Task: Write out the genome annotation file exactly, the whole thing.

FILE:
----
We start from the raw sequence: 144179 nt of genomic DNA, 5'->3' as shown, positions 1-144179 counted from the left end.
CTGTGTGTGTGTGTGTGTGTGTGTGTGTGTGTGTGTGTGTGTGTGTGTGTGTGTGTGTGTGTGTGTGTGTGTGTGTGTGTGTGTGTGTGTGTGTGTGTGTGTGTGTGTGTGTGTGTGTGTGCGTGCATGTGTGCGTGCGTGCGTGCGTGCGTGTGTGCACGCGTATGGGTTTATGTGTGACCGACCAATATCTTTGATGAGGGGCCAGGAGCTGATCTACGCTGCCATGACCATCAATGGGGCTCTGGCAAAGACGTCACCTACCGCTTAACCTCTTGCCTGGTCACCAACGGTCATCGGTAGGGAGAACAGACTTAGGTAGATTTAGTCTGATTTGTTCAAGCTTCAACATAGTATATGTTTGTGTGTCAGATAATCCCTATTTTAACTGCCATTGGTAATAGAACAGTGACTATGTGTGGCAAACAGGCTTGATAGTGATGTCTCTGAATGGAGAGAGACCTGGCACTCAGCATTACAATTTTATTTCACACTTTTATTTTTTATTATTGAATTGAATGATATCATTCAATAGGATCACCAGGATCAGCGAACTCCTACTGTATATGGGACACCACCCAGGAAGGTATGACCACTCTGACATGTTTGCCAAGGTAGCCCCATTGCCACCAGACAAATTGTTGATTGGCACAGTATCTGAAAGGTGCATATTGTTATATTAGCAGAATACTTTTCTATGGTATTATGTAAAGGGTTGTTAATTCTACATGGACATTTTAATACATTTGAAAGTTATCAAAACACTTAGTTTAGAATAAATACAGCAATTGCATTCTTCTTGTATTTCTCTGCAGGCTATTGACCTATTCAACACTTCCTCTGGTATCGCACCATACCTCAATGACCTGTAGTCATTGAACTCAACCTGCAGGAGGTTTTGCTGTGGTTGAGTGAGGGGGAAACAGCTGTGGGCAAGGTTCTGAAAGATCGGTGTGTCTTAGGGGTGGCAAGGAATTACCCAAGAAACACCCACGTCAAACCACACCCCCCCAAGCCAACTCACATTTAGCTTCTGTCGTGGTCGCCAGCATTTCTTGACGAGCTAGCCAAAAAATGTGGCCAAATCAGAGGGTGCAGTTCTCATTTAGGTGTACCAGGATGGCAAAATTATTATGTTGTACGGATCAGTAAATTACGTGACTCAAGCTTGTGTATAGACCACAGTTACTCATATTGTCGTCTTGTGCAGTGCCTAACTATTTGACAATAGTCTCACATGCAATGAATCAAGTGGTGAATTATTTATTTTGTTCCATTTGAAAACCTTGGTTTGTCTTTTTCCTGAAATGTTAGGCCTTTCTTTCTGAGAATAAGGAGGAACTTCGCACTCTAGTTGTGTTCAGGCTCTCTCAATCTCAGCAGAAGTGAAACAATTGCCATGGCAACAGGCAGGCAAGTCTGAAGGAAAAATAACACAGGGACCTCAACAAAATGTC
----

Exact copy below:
We start from the raw sequence: 144179 nt of genomic DNA, 5'->3' as shown, positions 1-144179 counted from the left end.
CTGTGTGTGTGTGTGTGTGTGTGTGTGTGTGTGTGTGTGTGTGTGTGTGTGTGTGTGTGTGTGTGTGTGTGTGTGTGTGTGTGTGTGTGTGTGTGTGTGTGTGTGTGTGTGTGTGTGTGTGCGTGCATGTGTGCGTGCGTGCGTGCGTGCGTGTGTGCACGCGTATGGGTTTATGTGTGACCGACCAATATCTTTGATGAGGGGCCAGGAGCTGATCTACGCTGCCATGACCATCAATGGGGCTCTGGCAAAGACGTCACCTACCGCTTAACCTCTTGCCTGGTCACCAACGGTCATCGGTAGGGAGAACAGACTTAGGTAGATTTAGTCTGATTTGTTCAAGCTTCAACATAGTATATGTTTGTGTGTCAGATAATCCCTATTTTAACTGCCATTGGTAATAGAACAGTGACTATGTGTGGCAAACAGGCTTGATAGTGATGTCTCTGAATGGAGAGAGACCTGGCACTCAGCATTACAATTTTATTTCACACTTTTATTTTTTATTATTGAATTGAATGATATCATTCAATAGGATCACCAGGATCAGCGAACTCCTACTGTATATGGGACACCACCCAGGAAGGTATGACCACTCTGACATGTTTGCCAAGGTAGCCCCATTGCCACCAGACAAATTGTTGATTGGCACAGTATCTGAAAGGTGCATATTGTTATATTAGCAGAATACTTTTCTATGGTATTATGTAAAGGGTTGTTAATTCTACATGGACATTTTAATACATTTGAAAGTTATCAAAACACTTAGTTTAGAATAAATACAGCAATTGCATTCTTCTTGTATTTCTCTGCAGGCTATTGACCTATTCAACACTTCCTCTGGTATCGCACCATACCTCAATGACCTGTAGTCATTGAACTCAACCTGCAGGAGGTTTTGCTGTGGTTGAGTGAGGGGGAAACAGCTGTGGGCAAGGTTCTGAAAGATCGGTGTGTCTTAGGGGTGGCAAGGAATTACCCAAGAAACACCCACGTCAAACCACACCCCCCCAAGCCAACTCACATTTAGCTTCTGTCGTGGTCGCCAGCATTTCTTGACGAGCTAGCCAAAAAATGTGGCCAAATCAGAGGGTGCAGTTCTCATTTAGGTGTACCAGGATGGCAAAATTATTATGTTGTACGGATCAGTAAATTACGTGACTCAAGCTTGTGTATAGACCACAGTTACTCATATTGTCGTCTTGTGCAGTGCCTAACTATTTGACAATAGTCTCACATGCAATGAATCAAGTGGTGAATTATTTATTTTGTTCCATTTGAAAACCTTGGTTTGTCTTTTTCCTGAAATGTTAGGCCTTTCTTTCTGAGAATAAGGAGGAACTTCGCACTCTAGTTGTGTTCAGGCTCTCTCAATCTCAGCAGAAGTGAAACAATTGCCATGGCAACAGGCAGGCAAGTCTGAAGGAAAAATAACACAGGGACCTCAACAAAATGTC